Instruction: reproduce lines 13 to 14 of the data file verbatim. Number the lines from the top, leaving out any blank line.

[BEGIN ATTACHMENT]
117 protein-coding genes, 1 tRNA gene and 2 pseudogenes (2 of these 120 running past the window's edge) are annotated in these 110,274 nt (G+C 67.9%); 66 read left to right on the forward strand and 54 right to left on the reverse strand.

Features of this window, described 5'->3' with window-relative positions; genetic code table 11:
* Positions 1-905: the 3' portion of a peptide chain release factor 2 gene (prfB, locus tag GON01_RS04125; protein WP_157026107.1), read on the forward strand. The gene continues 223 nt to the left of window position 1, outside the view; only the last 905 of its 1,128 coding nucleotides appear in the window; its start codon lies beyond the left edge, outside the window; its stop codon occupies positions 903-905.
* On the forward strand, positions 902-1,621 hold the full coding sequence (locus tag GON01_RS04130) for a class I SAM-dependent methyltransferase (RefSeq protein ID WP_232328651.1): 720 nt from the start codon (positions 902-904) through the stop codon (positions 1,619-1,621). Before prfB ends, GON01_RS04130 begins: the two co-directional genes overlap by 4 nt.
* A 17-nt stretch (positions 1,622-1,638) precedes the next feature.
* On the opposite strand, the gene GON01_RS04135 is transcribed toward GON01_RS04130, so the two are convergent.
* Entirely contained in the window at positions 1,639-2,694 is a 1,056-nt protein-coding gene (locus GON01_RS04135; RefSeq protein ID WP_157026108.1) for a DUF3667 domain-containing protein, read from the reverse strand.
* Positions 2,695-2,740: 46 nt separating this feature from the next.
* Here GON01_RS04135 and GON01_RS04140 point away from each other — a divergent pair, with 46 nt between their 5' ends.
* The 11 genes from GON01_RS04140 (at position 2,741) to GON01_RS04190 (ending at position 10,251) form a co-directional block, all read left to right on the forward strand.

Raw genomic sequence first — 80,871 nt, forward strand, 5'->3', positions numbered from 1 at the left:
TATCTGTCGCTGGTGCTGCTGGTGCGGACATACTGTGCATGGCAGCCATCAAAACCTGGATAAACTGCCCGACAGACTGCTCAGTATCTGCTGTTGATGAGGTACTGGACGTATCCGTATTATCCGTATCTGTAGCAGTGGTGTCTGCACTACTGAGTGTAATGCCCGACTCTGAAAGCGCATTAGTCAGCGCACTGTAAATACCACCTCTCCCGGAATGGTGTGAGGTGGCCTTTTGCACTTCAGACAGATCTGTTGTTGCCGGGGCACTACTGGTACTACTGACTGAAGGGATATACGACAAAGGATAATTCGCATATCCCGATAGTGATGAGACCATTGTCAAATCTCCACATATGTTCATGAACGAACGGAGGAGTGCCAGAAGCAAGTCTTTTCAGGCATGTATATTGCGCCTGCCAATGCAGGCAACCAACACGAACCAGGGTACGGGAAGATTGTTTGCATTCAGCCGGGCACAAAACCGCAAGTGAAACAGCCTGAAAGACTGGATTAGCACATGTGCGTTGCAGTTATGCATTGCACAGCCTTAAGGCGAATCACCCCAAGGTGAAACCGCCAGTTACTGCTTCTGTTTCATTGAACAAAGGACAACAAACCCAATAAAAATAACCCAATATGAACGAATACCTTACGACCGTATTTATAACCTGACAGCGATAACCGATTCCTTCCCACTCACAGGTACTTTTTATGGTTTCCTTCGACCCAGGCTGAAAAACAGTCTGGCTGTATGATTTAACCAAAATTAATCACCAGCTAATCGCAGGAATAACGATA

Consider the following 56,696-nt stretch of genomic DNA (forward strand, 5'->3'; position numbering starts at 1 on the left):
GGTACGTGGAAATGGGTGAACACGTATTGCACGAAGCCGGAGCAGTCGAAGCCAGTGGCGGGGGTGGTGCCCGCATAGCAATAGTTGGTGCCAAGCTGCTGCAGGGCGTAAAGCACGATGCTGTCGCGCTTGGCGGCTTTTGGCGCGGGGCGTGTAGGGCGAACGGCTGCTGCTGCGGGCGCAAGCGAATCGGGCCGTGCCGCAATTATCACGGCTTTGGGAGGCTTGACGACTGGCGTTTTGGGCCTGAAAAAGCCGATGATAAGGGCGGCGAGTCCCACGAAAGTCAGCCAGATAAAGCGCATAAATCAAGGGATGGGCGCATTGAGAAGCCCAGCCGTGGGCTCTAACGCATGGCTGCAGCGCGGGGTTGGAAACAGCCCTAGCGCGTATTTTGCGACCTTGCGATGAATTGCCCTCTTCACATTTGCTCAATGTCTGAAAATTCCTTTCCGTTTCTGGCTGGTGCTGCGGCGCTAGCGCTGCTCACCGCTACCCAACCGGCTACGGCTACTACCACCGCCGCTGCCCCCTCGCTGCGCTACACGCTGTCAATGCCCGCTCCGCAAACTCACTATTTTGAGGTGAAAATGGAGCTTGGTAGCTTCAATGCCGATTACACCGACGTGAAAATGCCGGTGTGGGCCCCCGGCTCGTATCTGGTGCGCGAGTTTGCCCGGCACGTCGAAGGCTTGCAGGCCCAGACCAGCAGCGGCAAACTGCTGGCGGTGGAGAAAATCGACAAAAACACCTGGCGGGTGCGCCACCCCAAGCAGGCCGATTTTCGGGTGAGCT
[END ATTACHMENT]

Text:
Consider the following 56,696-nt stretch of genomic DNA (forward strand, 5'->3'; position numbering starts at 1 on the left):
GGTACGTGGAAATGGGTGAACACGTATTGCACGAAGCCGGAGCAGTCGAAGCCAGTGGCGGGGGTGGTGCCCGCATAGCAATAGTTGGTGCCAAGCTGCTGCAGGGCGTAAAGCACGATGCTGTCGCGCTTGGCGGCTTTTGGCGCGGGGCGTGTAGGGCGAACGGCTGCTGCTGCGGGCGCAAGCGAATCGGGCCGTGCCGCAATTATCACGGCTTTGGGAGGCTTGACGACTGGCGTTTTGGGCCTGAAAAAGCCGATGATAAGGGCGGCGAGTCCCACGAAAGTCAGCCAGATAAAGCGCATAAATCAAGGGATGGGCGCATTGAGAAGCCCAGCCGTGGGCTCTAACGCATGGCTGCAGCGCGGGGTTGGAAACAGCCCTAGCGCGTATTTTGCGACCTTGCGATGAATTGCCCTCTTCACATTTGCTCAATGTCTGAAAATTCCTTTCCGTTTCTGGCTGGTGCTGCGGCGCTAGCGCTGCTCACCGCTACCCAACCGGCTACGGCTACTACCACCGCCGCTGCCCCCTCGCTGCGCTACACGCTGTCAATGCCCGCTCCGCAAACTCACTATTTTGAGGTGAAAATGGAGCTTGGTAGCTTCAATGCCGATTACACCGACGTGAAAATGCCGGTGTGGGCCCCCGGCTCGTATCTGGTGCGCGAGTTTGCCCGGCACGTCGAAGGCTTGCAGGCCCAGACCAGCAGCGGCAAACTGCTGGCGGTGGAGAAAATCGACAAAAACACCTGGCGGGTGCGCCACCCCAAGCAGGCCGATTTTCGGGTGAGCT